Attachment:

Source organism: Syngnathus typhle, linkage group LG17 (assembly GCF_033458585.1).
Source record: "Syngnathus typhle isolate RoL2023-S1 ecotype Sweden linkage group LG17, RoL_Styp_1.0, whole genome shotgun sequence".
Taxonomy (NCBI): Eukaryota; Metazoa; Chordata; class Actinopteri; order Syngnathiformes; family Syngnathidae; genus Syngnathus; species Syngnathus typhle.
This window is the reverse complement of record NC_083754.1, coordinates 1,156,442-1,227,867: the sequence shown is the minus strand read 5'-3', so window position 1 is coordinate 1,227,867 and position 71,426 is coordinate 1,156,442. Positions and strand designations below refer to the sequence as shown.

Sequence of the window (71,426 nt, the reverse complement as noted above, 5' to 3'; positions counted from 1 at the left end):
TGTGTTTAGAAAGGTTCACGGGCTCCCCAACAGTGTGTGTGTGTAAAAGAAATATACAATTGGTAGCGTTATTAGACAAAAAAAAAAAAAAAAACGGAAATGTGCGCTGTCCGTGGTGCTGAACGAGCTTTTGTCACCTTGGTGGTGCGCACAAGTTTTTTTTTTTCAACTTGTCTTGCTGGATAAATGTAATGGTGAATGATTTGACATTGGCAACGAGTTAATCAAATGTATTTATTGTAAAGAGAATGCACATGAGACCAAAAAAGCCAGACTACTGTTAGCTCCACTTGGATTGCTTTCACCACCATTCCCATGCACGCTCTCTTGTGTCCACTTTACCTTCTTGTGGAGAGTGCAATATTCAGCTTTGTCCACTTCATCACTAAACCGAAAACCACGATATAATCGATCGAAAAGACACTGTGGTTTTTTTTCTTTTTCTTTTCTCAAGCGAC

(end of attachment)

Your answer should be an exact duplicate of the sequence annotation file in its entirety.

Source organism: Syngnathus typhle, linkage group LG17 (assembly GCF_033458585.1).
Source record: "Syngnathus typhle isolate RoL2023-S1 ecotype Sweden linkage group LG17, RoL_Styp_1.0, whole genome shotgun sequence".
Taxonomy (NCBI): Eukaryota; Metazoa; Chordata; class Actinopteri; order Syngnathiformes; family Syngnathidae; genus Syngnathus; species Syngnathus typhle.
This window is the reverse complement of record NC_083754.1, coordinates 1,156,442-1,227,867: the sequence shown is the minus strand read 5'-3', so window position 1 is coordinate 1,227,867 and position 71,426 is coordinate 1,156,442. Positions and strand designations below refer to the sequence as shown.

Sequence of the window (71,426 nt, the reverse complement as noted above, 5' to 3'; positions counted from 1 at the left end):
TGTGTTTAGAAAGGTTCACGGGCTCCCCAACAGTGTGTGTGTGTAAAAGAAATATACAATTGGTAGCGTTATTAGACAAAAAAAAAAAAAAAAACGGAAATGTGCGCTGTCCGTGGTGCTGAACGAGCTTTTGTCACCTTGGTGGTGCGCACAAGTTTTTTTTTTTCAACTTGTCTTGCTGGATAAATGTAATGGTGAATGATTTGACATTGGCAACGAGTTAATCAAATGTATTTATTGTAAAGAGAATGCACATGAGACCAAAAAAGCCAGACTACTGTTAGCTCCACTTGGATTGCTTTCACCACCATTCCCATGCACGCTCTCTTGTGTCCACTTTACCTTCTTGTGGAGAGTGCAATATTCAGCTTTGTCCACTTCATCACTAAACCGAAAACCACGATATAATCGATCGAAAAGACACTGTGGTTTTTTTTCTTTTTCTTTTCTCAAGCGAC